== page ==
Web Client

In the Duke's Bank application, the web client is used by customers to access account information and perform operations on accounts. Table 36-2 lists the functions the client supports, the URLs used to access the functions, and the components that implement the functions. Figure 36-6 shows an account history screen.

Note: The source code for the web client is in the <INSTALL>/j2eetutorial14/examples/bank/src/com/sun/ebank/web/ and <INSTALL>/j2eetutorial14/examples/bank/web/ directories.

Table 36-2 Web Client 
URL Aliases
JSP Pages
JavaBeans Components
Home page
Log on to or off of the application
List accounts
List the history of an account
CustomerBean, AccountHistoryBean
Transfer funds between accounts
CustomerBean, TransferBean
Withdraw and deposit funds
CustomerBean, ATMBean
Error handling

Web Client Account History

Figure 36-6 Account History

Design Strategies

The main job of the JSP pages in the Duke's Bank application is presentation. To achieve this, most dynamic processing tasks are delegated to enterprise beans, custom tags, and JavaBeans components.

In the Duke's Bank application, the JSP pages use enterprise beans to handle interactions with the database and rely on JavaBeans components for interactions with the enterprise beans. In the Duke's Bookstore application, discussed in Chapters 11 to 22, the BookDB JavaBeans component acts as a front end to a database. In the Duke's Bank application, TransferBean acts as a facade to the TxControllerBean enterprise bean. However, the other JavaBeans components have much richer functionality. ATMBean invokes enterprise bean methods and sets acknowledgment strings according to customer input, and AccountHistoryBean massages the data returned from the enterprise beans in order to present the view of the data required by the customer.

The web client uses a template mechanism implemented by custom tags (discussed in A Template Tag Library) to maintain a common look across all the JSP pages. The template mechanism consists of three components:

Finally, the web client uses logic tags from the JSTL core tag library to perform flow control and tags from the JSTL fmt tag library to localize messages and format currency.

Client Components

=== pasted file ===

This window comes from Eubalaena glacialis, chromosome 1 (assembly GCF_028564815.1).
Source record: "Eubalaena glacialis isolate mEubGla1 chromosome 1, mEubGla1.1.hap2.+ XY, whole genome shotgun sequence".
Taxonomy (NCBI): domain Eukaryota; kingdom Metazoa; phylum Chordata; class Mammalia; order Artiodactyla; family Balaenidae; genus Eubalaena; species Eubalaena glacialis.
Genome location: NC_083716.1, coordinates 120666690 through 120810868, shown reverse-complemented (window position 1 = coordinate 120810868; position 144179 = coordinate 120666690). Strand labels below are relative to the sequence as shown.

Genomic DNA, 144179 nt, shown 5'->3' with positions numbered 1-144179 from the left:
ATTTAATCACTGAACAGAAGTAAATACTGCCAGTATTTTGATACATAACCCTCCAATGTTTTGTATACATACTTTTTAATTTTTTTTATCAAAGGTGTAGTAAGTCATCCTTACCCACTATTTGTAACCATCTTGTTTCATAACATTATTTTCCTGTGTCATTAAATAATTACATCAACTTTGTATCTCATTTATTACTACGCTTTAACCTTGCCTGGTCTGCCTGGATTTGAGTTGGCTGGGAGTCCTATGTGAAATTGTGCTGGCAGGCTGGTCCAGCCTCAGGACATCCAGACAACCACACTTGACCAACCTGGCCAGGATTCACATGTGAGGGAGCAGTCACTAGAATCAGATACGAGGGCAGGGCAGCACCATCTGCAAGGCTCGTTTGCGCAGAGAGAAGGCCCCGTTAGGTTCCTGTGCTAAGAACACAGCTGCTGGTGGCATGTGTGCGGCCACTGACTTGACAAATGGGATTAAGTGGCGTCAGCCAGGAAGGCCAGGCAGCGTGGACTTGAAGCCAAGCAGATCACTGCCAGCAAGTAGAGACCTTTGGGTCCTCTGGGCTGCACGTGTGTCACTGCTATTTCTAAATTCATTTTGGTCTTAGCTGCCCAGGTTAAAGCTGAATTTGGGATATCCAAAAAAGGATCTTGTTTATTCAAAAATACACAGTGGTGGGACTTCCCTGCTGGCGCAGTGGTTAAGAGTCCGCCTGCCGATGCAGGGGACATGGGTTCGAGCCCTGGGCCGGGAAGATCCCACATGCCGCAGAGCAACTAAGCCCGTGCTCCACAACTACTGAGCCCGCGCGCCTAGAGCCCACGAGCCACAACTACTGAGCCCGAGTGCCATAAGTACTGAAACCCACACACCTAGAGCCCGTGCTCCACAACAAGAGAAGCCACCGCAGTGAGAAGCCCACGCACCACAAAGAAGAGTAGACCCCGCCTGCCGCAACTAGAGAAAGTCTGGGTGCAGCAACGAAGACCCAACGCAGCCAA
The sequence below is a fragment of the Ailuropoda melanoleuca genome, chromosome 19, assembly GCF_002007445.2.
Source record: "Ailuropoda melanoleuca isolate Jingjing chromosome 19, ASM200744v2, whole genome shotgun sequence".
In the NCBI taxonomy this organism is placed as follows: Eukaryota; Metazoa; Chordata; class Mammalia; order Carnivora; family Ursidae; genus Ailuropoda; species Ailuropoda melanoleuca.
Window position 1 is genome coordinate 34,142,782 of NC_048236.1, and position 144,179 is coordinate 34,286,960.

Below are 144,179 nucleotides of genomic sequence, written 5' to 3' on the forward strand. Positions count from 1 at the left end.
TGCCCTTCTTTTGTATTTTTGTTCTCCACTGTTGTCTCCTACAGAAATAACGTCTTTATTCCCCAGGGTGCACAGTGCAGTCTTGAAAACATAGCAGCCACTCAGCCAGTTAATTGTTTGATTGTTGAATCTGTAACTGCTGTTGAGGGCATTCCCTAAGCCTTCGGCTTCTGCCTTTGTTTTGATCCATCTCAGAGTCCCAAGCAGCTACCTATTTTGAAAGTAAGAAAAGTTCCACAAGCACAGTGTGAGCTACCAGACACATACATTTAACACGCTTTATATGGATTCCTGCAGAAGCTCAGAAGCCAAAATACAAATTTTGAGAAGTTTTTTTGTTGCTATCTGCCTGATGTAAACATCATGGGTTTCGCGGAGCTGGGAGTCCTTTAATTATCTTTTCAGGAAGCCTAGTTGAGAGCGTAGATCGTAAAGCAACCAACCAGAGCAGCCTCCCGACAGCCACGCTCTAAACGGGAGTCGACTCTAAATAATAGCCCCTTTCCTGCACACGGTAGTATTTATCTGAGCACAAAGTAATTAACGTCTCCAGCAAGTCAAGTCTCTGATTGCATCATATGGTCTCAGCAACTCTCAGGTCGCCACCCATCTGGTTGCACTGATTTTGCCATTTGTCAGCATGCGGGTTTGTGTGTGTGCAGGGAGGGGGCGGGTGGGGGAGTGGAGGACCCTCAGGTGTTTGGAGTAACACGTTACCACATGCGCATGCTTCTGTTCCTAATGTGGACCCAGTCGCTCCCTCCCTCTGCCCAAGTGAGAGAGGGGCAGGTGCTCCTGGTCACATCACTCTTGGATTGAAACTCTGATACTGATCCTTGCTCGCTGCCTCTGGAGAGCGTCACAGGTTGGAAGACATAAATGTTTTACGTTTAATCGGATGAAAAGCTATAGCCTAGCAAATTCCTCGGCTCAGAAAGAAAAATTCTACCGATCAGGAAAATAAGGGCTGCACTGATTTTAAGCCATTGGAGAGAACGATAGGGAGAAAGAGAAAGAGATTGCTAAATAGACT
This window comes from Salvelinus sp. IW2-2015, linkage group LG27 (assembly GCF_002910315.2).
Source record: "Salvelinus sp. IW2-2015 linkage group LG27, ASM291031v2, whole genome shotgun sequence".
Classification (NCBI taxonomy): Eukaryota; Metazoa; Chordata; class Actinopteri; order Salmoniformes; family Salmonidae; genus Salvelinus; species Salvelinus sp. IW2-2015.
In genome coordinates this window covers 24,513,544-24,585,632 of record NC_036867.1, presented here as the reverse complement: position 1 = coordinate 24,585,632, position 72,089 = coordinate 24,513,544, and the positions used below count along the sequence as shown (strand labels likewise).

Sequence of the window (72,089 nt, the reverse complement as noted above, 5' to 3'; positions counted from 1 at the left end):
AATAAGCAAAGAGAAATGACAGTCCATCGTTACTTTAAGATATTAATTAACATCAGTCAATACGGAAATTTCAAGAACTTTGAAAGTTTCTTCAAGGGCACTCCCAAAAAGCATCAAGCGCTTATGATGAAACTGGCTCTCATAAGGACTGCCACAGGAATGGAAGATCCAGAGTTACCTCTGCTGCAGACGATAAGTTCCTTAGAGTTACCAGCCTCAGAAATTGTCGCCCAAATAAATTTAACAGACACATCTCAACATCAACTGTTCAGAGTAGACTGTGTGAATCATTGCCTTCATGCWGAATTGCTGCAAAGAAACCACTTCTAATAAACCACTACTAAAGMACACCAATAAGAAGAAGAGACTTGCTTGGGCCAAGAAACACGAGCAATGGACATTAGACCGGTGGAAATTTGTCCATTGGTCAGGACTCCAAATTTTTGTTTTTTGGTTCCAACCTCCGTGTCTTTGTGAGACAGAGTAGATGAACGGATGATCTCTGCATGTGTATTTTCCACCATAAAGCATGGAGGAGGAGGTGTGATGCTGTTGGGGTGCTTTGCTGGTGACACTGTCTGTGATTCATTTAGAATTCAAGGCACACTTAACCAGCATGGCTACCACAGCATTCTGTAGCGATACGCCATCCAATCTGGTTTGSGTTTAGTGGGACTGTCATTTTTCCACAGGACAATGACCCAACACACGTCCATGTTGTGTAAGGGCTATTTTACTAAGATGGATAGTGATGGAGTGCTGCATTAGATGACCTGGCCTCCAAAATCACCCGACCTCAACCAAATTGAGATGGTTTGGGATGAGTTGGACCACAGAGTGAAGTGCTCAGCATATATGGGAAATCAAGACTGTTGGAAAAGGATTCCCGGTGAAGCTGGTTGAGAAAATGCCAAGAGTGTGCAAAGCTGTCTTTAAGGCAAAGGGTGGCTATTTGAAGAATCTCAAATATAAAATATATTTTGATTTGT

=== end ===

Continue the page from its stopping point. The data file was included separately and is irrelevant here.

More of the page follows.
All the JavaBeans components used in the web client are instantiated by Dispatcher. The BeanManager and CustomerBean components are instantiated for the session and request, respectively. The other beans--AccountHistoryBean, TransferBean, and ATMBean--are instantiated depending on which request URL is being handled.

Responsibility for managing the enterprise beans used by the web client rests with the BeanManager. It creates customer, account, and transaction controller enterprise beans and provides methods for retrieving the beans.

When instantiated by Dispatcher, the BeanManager component retrieves the home interface for each bean from the helper class EJBGetter and creates an instance by calling the create method of the home interface. Because these enterprise beans apply to a particular customer or session, Dispatcher stores a BeanManager as a session attribute.

public class BeanManager {
  private CustomerController custctl;
  private AccountController acctctl;
  private TxController txctl; 
  public BeanManager() {
    if (custctl == null) {
      try {
        CustomerControllerHome home =
        custctl = home.create();
      } catch (RemoteException ex) {
        Debug.print("Couldn't create customer bean."  + 
      } catch (CreateException ex) {
        Debug.print("Couldn't create customer bean."  + 
      } catch (NamingException ex) {
        Debug.print("Unable to look up home: " +
  public CustomerController getCustomerController() {
    return custctl;

CustomerBean maintains the customer and account information for the current request. Although the customer is the same for each request, the account may change, so Dispatcher stores a CustomerBean as a request attribute.

public class CustomerBean {
  private BeanManager beanManager;
  private String customer;
  private String account;

  public AccountDetails getAccountDetails() {
  AccountDetails ad = null;
    try {
      ad = beanManager.getAccountController().
    } catch (InvalidParameterException e) {
    return ad;

  public ArrayList getAccounts() {
    ArrayList accounts = null;
    try {
      accounts = beanManager.getAccountController().
    } catch (InvalidParameterException e) {
    return accounts;

The page fragment template/links.jsp generates the list of bank function links at the top of every page. Notice that the customer is retrieved from the userPrincipal object, which is set when the customer logs in (see Protecting the Web Client Resources). After the customer is set, the page can retrieve from CustomerBean the collection of accounts for the customer. The collection is assigned to the accounts variable, and the first item in the collection is used as the default account ID for the ATM operation.

<%@ taglib uri="http://java.sun.com/jsp/jstl/core" prefix="c" 
<%@ taglib uri="http://java.sun.com/jsp/jstl/fmt" prefix="fmt" 
<jsp:useBean id="customerBean"
  class="com.sun.ebank.web.CustomerBean" scope="request"/>